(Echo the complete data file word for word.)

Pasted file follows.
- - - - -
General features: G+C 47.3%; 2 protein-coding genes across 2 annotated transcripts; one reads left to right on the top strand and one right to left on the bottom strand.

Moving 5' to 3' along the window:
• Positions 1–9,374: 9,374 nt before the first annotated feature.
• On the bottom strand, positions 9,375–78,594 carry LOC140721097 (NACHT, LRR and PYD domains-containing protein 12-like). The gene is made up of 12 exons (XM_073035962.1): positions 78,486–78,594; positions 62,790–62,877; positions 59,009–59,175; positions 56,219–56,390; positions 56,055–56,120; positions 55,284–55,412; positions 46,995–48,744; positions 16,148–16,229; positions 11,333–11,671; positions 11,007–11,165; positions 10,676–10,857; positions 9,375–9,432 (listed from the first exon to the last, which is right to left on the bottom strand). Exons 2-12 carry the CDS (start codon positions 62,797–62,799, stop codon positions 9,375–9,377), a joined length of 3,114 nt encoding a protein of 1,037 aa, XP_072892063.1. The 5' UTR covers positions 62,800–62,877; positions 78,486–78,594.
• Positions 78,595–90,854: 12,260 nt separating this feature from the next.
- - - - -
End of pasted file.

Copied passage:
General features: G+C 47.3%; 2 protein-coding genes across 2 annotated transcripts; one reads left to right on the top strand and one right to left on the bottom strand.

Moving 5' to 3' along the window:
• Positions 1–9,374: 9,374 nt before the first annotated feature.
• On the bottom strand, positions 9,375–78,594 carry LOC140721097 (NACHT, LRR and PYD domains-containing protein 12-like). The gene is made up of 12 exons (XM_073035962.1): positions 78,486–78,594; positions 62,790–62,877; positions 59,009–59,175; positions 56,219–56,390; positions 56,055–56,120; positions 55,284–55,412; positions 46,995–48,744; positions 16,148–16,229; positions 11,333–11,671; positions 11,007–11,165; positions 10,676–10,857; positions 9,375–9,432 (listed from the first exon to the last, which is right to left on the bottom strand). Exons 2-12 carry the CDS (start codon positions 62,797–62,799, stop codon positions 9,375–9,377), a joined length of 3,114 nt encoding a protein of 1,037 aa, XP_072892063.1. The 5' UTR covers positions 62,800–62,877; positions 78,486–78,594.
• Positions 78,595–90,854: 12,260 nt separating this feature from the next.